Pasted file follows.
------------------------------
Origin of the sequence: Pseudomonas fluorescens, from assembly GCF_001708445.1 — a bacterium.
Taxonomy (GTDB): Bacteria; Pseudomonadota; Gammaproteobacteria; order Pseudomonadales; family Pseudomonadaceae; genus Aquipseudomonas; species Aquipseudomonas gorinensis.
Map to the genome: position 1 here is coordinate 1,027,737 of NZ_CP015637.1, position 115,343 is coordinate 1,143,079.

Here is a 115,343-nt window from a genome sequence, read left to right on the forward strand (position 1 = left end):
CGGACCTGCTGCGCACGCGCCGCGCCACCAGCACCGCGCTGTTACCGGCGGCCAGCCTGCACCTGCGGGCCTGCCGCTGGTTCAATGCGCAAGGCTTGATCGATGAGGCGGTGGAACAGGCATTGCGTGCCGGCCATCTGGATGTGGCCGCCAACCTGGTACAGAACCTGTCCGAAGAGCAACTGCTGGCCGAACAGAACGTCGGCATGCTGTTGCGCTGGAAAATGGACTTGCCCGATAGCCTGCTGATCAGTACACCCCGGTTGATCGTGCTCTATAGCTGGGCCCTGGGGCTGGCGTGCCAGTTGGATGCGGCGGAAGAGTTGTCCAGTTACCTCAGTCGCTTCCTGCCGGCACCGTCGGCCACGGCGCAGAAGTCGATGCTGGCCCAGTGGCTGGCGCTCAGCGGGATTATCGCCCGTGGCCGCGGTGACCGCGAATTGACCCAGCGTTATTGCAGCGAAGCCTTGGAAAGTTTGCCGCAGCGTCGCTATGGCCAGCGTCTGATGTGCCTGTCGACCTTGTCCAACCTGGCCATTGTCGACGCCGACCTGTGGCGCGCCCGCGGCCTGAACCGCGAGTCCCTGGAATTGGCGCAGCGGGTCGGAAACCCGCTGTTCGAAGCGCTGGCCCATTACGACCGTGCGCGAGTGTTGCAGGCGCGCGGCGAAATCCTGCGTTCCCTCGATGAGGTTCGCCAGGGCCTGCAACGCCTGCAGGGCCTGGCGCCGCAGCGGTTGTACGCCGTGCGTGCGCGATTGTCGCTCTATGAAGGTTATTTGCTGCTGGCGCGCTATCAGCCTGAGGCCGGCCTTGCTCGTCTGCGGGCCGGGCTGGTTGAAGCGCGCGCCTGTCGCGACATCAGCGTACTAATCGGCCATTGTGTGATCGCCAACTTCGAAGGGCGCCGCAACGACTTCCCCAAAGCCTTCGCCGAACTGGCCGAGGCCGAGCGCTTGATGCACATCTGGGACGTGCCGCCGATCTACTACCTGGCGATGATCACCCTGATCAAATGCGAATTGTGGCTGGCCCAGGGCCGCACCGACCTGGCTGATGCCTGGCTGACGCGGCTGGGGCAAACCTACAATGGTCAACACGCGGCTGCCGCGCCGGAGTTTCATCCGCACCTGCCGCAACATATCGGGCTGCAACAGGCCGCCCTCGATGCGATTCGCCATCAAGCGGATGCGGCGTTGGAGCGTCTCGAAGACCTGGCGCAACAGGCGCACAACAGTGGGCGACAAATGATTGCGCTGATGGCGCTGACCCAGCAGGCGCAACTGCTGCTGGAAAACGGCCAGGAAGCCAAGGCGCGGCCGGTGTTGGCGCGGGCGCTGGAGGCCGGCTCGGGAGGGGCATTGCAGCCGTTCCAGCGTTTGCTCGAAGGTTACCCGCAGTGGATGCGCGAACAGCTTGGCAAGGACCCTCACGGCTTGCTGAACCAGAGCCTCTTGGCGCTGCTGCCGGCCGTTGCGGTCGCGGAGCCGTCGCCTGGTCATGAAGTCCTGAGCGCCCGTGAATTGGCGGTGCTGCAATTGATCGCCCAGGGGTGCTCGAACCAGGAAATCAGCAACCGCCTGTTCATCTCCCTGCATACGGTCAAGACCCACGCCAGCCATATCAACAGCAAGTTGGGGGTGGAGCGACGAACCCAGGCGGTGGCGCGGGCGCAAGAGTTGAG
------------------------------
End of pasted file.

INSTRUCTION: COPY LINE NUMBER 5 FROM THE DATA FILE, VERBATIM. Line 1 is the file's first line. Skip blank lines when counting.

CGGACCTGCTGCGCACGCGCCGCGCCACCAGCACCGCGCTGTTACCGGCGGCCAGCCTGCACCTGCGGGCCTGCCGCTGGTTCAATGCGCAAGGCTTGATCGATGAGGCGGTGGAACAGGCATTGCGTGCCGGCCATCTGGATGTGGCCGCCAACCTGGTACAGAACCTGTCCGAAGAGCAACTGCTGGCCGAACAGAACGTCGGCATGCTGTTGCGCTGGAAAATGGACTTGCCCGATAGCCTGCTGATCAGTACACCCCGGTTGATCGTGCTCTATAGCTGGGCCCTGGGGCTGGCGTGCCAGTTGGATGCGGCGGAAGAGTTGTCCAGTTACCTCAGTCGCTTCCTGCCGGCACCGTCGGCCACGGCGCAGAAGTCGATGCTGGCCCAGTGGCTGGCGCTCAGCGGGATTATCGCCCGTGGCCGCGGTGACCGCGAATTGACCCAGCGTTATTGCAGCGAAGCCTTGGAAAGTTTGCCGCAGCGTCGCTATGGCCAGCGTCTGATGTGCCTGTCGACCTTGTCCAACCTGGCCATTGTCGACGCCGACCTGTGGCGCGCCCGCGGCCTGAACCGCGAGTCCCTGGAATTGGCGCAGCGGGTCGGAAACCCGCTGTTCGAAGCGCTGGCCCATTACGACCGTGCGCGAGTGTTGCAGGCGCGCGGCGAAATCCTGCGTTCCCTCGATGAGGTTCGCCAGGGCCTGCAACGCCTGCAGGGCCTGGCGCCGCAGCGGTTGTACGCCGTGCGTGCGCGATTGTCGCTCTATGAAGGTTATTTGCTGCTGGCGCGCTATCAGCCTGAGGCCGGCCTTGCTCGTCTGCGGGCCGGGCTGGTTGAAGCGCGCGCCTGTCGCGACATCAGCGTACTAATCGGCCATTGTGTGATCGCCAACTTCGAAGGGCGCCGCAACGACTTCCCCAAAGCCTTCGCCGAACTGGCCGAGGCCGAGCGCTTGATGCACATCTGGGACGTGCCGCCGATCTACTACCTGGCGATGATCACCCTGATCAAATGCGAATTGTGGCTGGCCCAGGGCCGCACCGACCTGGCTGATGCCTGGCTGACGCGGCTGGGGCAAACCTACAATGGTCAACACGCGGCTGCCGCGCCGGAGTTTCATCCGCACCTGCCGCAACATATCGGGCTGCAACAGGCCGCCCTCGATGCGATTCGCCATCAAGCGGATGCGGCGTTGGAGCGTCTCGAAGACCTGGCGCAACAGGCGCACAACAGTGGGCGACAAATGATTGCGCTGATGGCGCTGACCCAGCAGGCGCAACTGCTGCTGGAAAACGGCCAGGAAGCCAAGGCGCGGCCGGTGTTGGCGCGGGCGCTGGAGGCCGGCTCGGGAGGGGCATTGCAGCCGTTCCAGCGTTTGCTCGAAGGTTACCCGCAGTGGATGCGCGAACAGCTTGGCAAGGACCCTCACGGCTTGCTGAACCAGAGCCTCTTGGCGCTGCTGCCGGCCGTTGCGGTCGCGGAGCCGTCGCCTGGTCATGAAGTCCTGAGCGCCCGTGAATTGGCGGTGCTGCAATTGATCGCCCAGGGGTGCTCGAACCAGGAAATCAGCAACCGCCTGTTCATCTCCCTGCATACGGTCAAGACCCACGCCAGCCATATCAACAGCAAGTTGGGGGTGGAGCGACGAACCCAGGCGGTGGCGCGGGCGCAAGAGTTGAG